October 29

The European political class should learn a lesson in democracy from Australia

Under the European Constitution (camouflaged as the Treaty of Lisbon) there will be a President, but beyond certain minimal duties, nobody knows what he or she will do. The media call the position the “President of the European Union”, especially when they are speculating whether Tony Blair will be the first incumbent.

At the present time the presidency of the European Council is held by a member state and rotates every six months.  

Once the Lisbon Treaty is in force, an individual will be chosen by the European heads of government sitting in the European Council. He or she will actually be called the “President of the European Council” to hold office for a two-and-a-half years.  

Apart from chairing the Council and ensuring EU representation internationally, the extraordinary thing is the role and function of the President is undecided. Worse, it will be decided by the politicians – behind closed doors.

The people have not been told or even consulted. Indeed in all states the politicians have avoided a referendum – the Irish high court forced this on their politicians. And there was no referendum in the UK although the government had promised one.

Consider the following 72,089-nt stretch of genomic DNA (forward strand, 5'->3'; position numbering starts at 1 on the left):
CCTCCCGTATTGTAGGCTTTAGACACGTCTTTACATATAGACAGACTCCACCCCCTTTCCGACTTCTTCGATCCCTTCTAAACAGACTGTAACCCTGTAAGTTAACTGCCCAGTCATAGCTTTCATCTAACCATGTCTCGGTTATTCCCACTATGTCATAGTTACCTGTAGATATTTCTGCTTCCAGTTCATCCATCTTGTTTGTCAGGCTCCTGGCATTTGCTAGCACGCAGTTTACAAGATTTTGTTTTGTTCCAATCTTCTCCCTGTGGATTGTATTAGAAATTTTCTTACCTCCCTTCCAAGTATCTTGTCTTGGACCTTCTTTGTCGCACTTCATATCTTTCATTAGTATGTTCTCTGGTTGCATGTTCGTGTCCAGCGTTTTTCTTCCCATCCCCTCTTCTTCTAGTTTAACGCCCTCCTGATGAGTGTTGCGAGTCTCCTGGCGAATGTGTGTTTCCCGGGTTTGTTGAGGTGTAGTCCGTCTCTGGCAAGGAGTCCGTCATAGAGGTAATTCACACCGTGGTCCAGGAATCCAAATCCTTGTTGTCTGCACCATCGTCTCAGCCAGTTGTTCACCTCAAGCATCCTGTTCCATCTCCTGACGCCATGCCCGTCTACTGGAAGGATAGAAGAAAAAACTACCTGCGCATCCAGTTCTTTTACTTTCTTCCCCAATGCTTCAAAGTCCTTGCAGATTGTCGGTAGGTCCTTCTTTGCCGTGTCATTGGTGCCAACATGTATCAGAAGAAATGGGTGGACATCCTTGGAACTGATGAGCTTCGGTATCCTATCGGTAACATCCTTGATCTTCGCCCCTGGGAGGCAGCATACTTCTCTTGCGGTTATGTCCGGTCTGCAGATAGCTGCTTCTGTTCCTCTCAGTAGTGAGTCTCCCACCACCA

At present the head of government of the country which has the presidency goes to G8 summits alongside the head of the EU executive, the European Commission President.

If the President of the Council becomes powerful, the two Presidents could clash about who runs the EU, and not only when one is conservative and one is socialist.

The British Foreign Secretary says the holder should be important enough to stop the traffic in Washington and Beijing. But according to The Times (published in The Australian 27 October),  Mr. Blair's opponents in the Benelux countries (Belgium, The Netherlands, Luxembourg), do not want “a big name” and believe that the holder should beno more than a chairman of European Council meetings.  Such a mundane role would be beneath Mr. Blair, on dit.

It was the wisdom of our Founding Fathers that the people of the several Australian states should be involved in and approve what would be the first federation of any continent.  And any y change would need their specific approval, both nationally and in a majority of states.

How sad that one century later, the political class in the old Eropean continent are unwilling to apply this lesson from Australia in elementary democracy.  

Is their Brechtian vote of no confidence in the European people?    


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